- Additional Consent Requirements: The proposed rule requires marketers to obtain independent consent for the negative option feature and precludes the inclusion of additional information that could interfere a consumer’s ability to provide consent. It sets forth requirements about how consent must be obtained. Marketers would be required to obtain consent for the whole transaction and maintain proof for three years.
As part of the independent, non-profit BBB National Programs, the National Advertising Division independently evaluates and regulates the truth and accuracy of national advertising. It also works to increase the public’s confidence in advertising. The NAD also offers dispute resolution process for advertisers.
Recently, the NAD reviewed Pier 1’s automatic renewal subscription rewards loyalty program that charges consumers a recurring monthly or annual fee for products discounts, and free shipping and returns on select items. In doing so, the NAD recommended that the company provide enhanced “clear and conspicuous” disclosures.
As described by the NAD, items added to a consumer’s cart on the company website automatically include the rewards subscription via a pre-checked box. Additionally, the terms of the renewal subscription program appeared under the pre-checked box. According to the NAD, consumers are required to take affirmative action to uncheck the box to opt-out of the automatically renewing subscription and cost related thereto.
According to the NAD, one issue was whether promoting a lower price for a product or service is deceptive if that price is only made available to those that agree to the automatically renewing subscription. The other issue was whether the material terms of the automatic renewal subscription program were “clearly and conspicuously” disclosed prior to a consumer’s decision to make a purchase.
The NAD ultimately concluded that, unless the terms of the automatically renewing subscription are appropriately disclosed, it is misleading to promote a discounted price if the discount is only available when a consumer consents to a subscription.
FTC advertising compliance and defense lawyer Richard B. Newman was recently quoted in an article for Law.com titled “FTC Bags First Settlement in Probe of ‘Review Hijacking’ in E-Commerce.”
The article discusses the FTC’s first case alleging “review hijacking,” in which a marketer steals or repurposes reviews of another product. The case involves a marketer of vitamins and other supplements that allegedly carried out this tactic by merging its new products on Amazon with different well-established products that had more ratings, reviews and badges.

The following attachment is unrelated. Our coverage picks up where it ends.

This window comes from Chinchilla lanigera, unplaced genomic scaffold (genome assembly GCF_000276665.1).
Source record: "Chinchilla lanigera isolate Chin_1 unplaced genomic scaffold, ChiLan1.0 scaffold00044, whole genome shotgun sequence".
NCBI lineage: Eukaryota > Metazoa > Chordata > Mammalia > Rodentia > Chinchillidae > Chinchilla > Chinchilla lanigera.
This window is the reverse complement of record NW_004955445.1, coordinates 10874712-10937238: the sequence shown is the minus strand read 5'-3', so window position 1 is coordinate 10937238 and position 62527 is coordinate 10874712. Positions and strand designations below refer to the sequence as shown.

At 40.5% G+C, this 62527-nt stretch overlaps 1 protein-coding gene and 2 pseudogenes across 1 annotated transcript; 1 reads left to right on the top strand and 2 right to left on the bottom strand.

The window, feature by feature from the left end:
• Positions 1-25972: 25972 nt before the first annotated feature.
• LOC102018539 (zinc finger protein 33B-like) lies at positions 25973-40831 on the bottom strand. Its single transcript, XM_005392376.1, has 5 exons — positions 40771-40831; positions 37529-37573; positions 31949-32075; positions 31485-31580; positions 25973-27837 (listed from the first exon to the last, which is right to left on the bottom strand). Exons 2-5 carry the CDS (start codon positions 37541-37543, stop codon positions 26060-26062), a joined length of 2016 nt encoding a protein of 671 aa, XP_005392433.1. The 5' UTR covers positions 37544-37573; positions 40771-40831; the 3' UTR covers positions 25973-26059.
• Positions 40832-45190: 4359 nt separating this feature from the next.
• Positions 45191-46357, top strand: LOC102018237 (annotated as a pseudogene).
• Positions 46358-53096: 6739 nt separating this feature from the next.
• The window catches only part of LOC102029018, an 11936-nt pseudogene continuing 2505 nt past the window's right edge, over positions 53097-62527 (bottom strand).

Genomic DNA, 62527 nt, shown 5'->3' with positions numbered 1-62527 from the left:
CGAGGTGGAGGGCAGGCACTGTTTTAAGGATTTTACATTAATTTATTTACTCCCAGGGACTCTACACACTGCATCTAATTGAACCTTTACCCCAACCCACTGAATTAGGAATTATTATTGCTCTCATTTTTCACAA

Mr. Newman stated, “[n]ot only is the FTC currently seeking to promulgate us that come with big civil penalties for such conduct, it has recently blanketed the digital advertising industry with warning letters.”
According to the FTC, the marketer “took advantage of an Amazon feature that allows vendors to create or request the creation of ‘variation’” relationships between some products that are similar but differ only in narrow, specific ways – such as color, size, quantity, or flavor. Products with a variation relationship share the same product detail page on Amazon.com and appear as alternative choices, so shoppers can compare and choose among similar products.”
“The product detail page of products that are in a variation relationship displays the total number of ratings, the average star rating, and the reviews for all of the products in the variation relationship,” the FTC said in its complaint. “They also share any ‘#1 Best Seller’
About This Blog and Hinch Newman’s Advertising + Marketing Practice
Hinch Newman LLP’s advertising and marketing practice includes successfully resolving some of the highest-profile Federal Trade Commission (FTC) and state attorneys general digital advertising and telemarketing investigations and enforcement actions. The firm possesses superior knowledge and deep legal experience in the areas of advertising, marketing, lead generation, promotions, e-commerce, privacy and intellectual property law. Through these advertising and marketing law updates, Hinch Newman provides commentary, news and analysis on issues and trends concerning developments of interest to digital marketers, including FTC and state attorneys general advertising compliance, civil investigative demands (CIDs), and administrative/judicial process. This blog is sponsored by Hinch Newman LLP.